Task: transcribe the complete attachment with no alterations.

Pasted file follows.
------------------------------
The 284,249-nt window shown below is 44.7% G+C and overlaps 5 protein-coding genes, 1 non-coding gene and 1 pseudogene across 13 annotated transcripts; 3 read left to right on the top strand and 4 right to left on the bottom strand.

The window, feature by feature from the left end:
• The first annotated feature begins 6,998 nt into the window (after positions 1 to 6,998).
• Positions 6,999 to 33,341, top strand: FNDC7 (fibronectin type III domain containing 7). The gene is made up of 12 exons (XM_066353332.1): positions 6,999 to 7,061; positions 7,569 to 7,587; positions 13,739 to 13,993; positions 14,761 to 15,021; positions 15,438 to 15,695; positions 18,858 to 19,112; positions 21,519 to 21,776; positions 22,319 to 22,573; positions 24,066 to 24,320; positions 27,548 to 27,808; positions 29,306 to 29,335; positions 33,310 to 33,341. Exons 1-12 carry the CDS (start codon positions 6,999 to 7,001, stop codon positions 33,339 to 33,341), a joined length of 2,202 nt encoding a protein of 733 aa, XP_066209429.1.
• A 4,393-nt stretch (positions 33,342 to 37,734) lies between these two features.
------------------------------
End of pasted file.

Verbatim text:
The 284,249-nt window shown below is 44.7% G+C and overlaps 5 protein-coding genes, 1 non-coding gene and 1 pseudogene across 13 annotated transcripts; 3 read left to right on the top strand and 4 right to left on the bottom strand.

The window, feature by feature from the left end:
• The first annotated feature begins 6,998 nt into the window (after positions 1 to 6,998).
• Positions 6,999 to 33,341, top strand: FNDC7 (fibronectin type III domain containing 7). The gene is made up of 12 exons (XM_066353332.1): positions 6,999 to 7,061; positions 7,569 to 7,587; positions 13,739 to 13,993; positions 14,761 to 15,021; positions 15,438 to 15,695; positions 18,858 to 19,112; positions 21,519 to 21,776; positions 22,319 to 22,573; positions 24,066 to 24,320; positions 27,548 to 27,808; positions 29,306 to 29,335; positions 33,310 to 33,341. Exons 1-12 carry the CDS (start codon positions 6,999 to 7,001, stop codon positions 33,339 to 33,341), a joined length of 2,202 nt encoding a protein of 733 aa, XP_066209429.1.
• A 4,393-nt stretch (positions 33,342 to 37,734) lies between these two features.